The role of leptin in the regulation of energy balance.

Mónica Sousa, Carmen Brás-Silva, Adelino Leite-Moreira

Abstract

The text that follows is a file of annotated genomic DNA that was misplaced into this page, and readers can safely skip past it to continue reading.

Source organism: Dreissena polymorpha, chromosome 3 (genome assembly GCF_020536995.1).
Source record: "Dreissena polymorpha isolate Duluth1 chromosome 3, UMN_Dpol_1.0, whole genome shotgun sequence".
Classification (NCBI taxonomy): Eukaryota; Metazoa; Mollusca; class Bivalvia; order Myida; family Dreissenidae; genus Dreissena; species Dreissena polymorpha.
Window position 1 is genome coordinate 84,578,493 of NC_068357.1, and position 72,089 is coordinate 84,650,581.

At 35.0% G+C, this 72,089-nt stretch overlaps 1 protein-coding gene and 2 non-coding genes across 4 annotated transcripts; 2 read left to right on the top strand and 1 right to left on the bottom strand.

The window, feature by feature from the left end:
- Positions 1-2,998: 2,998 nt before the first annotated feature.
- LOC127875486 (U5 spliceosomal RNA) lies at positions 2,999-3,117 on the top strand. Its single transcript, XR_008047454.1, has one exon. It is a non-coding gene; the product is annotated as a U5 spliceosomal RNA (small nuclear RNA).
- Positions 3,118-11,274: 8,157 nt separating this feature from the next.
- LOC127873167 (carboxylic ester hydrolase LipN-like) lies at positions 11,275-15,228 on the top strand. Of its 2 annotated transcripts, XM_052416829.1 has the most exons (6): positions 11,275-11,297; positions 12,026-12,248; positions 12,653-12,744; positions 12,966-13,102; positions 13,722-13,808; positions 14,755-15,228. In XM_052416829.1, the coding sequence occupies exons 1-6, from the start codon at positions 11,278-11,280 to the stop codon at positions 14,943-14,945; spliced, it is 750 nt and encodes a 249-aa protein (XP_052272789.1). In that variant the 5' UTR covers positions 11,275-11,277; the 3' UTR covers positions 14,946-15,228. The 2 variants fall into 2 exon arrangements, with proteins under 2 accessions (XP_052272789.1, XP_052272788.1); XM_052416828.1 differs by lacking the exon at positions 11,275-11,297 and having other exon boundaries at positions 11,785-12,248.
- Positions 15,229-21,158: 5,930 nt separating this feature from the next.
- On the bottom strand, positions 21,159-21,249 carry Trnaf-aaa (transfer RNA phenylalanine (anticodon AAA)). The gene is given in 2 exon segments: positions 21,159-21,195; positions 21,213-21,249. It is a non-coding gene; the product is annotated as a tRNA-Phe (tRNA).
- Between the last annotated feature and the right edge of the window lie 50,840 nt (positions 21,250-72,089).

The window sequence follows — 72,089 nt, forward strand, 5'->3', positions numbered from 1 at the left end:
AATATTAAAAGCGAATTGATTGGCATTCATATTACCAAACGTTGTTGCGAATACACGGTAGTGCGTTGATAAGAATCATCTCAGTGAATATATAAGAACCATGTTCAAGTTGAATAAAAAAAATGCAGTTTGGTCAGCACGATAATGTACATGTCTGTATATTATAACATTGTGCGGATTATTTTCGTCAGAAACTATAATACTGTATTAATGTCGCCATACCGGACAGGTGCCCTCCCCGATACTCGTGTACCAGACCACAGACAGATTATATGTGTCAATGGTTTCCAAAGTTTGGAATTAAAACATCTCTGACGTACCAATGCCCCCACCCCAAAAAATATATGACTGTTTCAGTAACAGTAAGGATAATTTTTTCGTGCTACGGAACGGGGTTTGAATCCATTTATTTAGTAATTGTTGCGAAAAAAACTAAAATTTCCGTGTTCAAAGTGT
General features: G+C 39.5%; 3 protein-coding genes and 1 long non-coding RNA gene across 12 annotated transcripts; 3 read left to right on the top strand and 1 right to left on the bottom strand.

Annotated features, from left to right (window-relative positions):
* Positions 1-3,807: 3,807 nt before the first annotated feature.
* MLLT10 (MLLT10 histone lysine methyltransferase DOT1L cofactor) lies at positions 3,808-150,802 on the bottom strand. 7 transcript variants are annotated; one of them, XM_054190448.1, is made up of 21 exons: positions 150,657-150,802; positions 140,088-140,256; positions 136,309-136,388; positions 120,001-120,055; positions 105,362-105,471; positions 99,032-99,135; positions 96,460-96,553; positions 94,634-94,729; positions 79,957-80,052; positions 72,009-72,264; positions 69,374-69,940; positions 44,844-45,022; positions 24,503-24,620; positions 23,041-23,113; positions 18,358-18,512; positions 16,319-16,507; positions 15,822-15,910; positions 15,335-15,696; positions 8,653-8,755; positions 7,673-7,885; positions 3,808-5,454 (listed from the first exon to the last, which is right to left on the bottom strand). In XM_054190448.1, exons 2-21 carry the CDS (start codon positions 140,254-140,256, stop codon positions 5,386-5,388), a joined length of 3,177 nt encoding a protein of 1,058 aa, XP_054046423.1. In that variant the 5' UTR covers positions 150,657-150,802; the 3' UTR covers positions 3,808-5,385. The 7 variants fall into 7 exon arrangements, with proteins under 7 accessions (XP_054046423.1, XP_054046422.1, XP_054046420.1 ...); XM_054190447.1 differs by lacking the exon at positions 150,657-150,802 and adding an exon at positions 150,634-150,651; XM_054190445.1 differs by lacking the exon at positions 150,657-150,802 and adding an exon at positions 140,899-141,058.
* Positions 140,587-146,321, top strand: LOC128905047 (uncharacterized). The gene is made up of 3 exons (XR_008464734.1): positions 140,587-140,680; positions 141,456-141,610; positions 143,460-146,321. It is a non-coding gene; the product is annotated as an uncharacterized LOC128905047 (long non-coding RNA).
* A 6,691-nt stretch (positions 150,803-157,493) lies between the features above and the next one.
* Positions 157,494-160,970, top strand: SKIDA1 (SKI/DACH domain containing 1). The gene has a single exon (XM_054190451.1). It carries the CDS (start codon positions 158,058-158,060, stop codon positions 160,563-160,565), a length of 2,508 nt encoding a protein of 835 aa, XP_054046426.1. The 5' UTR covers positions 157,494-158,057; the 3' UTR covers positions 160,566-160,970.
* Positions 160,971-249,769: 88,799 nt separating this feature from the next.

As a growing number of people suffer from obesity, understanding the mechanisms by which various hormones and neurotransmitters have influence on energy balance has been the subject of intensive research. Recent experimental studies have implicated leptin as a crucial controller of body weight. Leptin is a 167-aminoacid peptide hormone, which is mainly produced by adipocytes, and its levels in the circulation are increased in proportion to fat mass. Circulating leptin conveys information to the hypothalamus regarding the amount of energy stored in adipose tissue, suppressing appetite and affecting energy expenditure. Considerable evidence shows that this hormone is also involved in the regulation of several physiological processes such as reproduction, angiogenesis, immunity, hematopoiesis and bone remodelling. Leptin acts through leptin receptors that are ubiquitously distributed and hence explain the pleiotropic roles of leptin. In the present review, we will summarize the recent developments in the leptin field, with particular attention to aspects related with physiological and molecular mechanisms regulating energy homeostasis, as well as their implications in the pathophysiology of weight disorders.

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